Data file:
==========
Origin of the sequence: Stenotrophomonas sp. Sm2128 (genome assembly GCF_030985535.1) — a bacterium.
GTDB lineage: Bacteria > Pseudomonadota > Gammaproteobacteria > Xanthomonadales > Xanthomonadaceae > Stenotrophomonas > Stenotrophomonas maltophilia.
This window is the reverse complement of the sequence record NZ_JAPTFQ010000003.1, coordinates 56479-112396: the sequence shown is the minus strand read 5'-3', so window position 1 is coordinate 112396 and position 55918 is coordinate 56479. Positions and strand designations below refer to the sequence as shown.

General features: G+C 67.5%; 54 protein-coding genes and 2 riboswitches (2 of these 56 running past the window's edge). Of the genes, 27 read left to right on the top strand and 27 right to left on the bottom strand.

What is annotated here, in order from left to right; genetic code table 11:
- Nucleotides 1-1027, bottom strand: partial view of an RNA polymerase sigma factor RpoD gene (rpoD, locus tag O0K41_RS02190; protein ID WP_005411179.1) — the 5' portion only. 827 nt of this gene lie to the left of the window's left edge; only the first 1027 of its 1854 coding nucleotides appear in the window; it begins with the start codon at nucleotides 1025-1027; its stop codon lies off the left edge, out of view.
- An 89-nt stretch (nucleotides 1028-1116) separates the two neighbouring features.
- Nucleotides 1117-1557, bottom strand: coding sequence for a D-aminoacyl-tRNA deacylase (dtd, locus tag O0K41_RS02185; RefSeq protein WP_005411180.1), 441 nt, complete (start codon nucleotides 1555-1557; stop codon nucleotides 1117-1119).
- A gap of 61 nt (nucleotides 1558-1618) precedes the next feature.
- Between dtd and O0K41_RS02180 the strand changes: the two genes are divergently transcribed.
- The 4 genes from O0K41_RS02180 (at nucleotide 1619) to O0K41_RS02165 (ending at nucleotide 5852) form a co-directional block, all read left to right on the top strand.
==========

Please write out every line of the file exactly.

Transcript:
Origin of the sequence: Stenotrophomonas sp. Sm2128 (genome assembly GCF_030985535.1) — a bacterium.
GTDB lineage: Bacteria > Pseudomonadota > Gammaproteobacteria > Xanthomonadales > Xanthomonadaceae > Stenotrophomonas > Stenotrophomonas maltophilia.
This window is the reverse complement of the sequence record NZ_JAPTFQ010000003.1, coordinates 56479-112396: the sequence shown is the minus strand read 5'-3', so window position 1 is coordinate 112396 and position 55918 is coordinate 56479. Positions and strand designations below refer to the sequence as shown.

General features: G+C 67.5%; 54 protein-coding genes and 2 riboswitches (2 of these 56 running past the window's edge). Of the genes, 27 read left to right on the top strand and 27 right to left on the bottom strand.

What is annotated here, in order from left to right; genetic code table 11:
- Nucleotides 1-1027, bottom strand: partial view of an RNA polymerase sigma factor RpoD gene (rpoD, locus tag O0K41_RS02190; protein ID WP_005411179.1) — the 5' portion only. 827 nt of this gene lie to the left of the window's left edge; only the first 1027 of its 1854 coding nucleotides appear in the window; it begins with the start codon at nucleotides 1025-1027; its stop codon lies off the left edge, out of view.
- An 89-nt stretch (nucleotides 1028-1116) separates the two neighbouring features.
- Nucleotides 1117-1557, bottom strand: coding sequence for a D-aminoacyl-tRNA deacylase (dtd, locus tag O0K41_RS02185; RefSeq protein WP_005411180.1), 441 nt, complete (start codon nucleotides 1555-1557; stop codon nucleotides 1117-1119).
- A gap of 61 nt (nucleotides 1558-1618) precedes the next feature.
- Between dtd and O0K41_RS02180 the strand changes: the two genes are divergently transcribed.
- The 4 genes from O0K41_RS02180 (at nucleotide 1619) to O0K41_RS02165 (ending at nucleotide 5852) form a co-directional block, all read left to right on the top strand.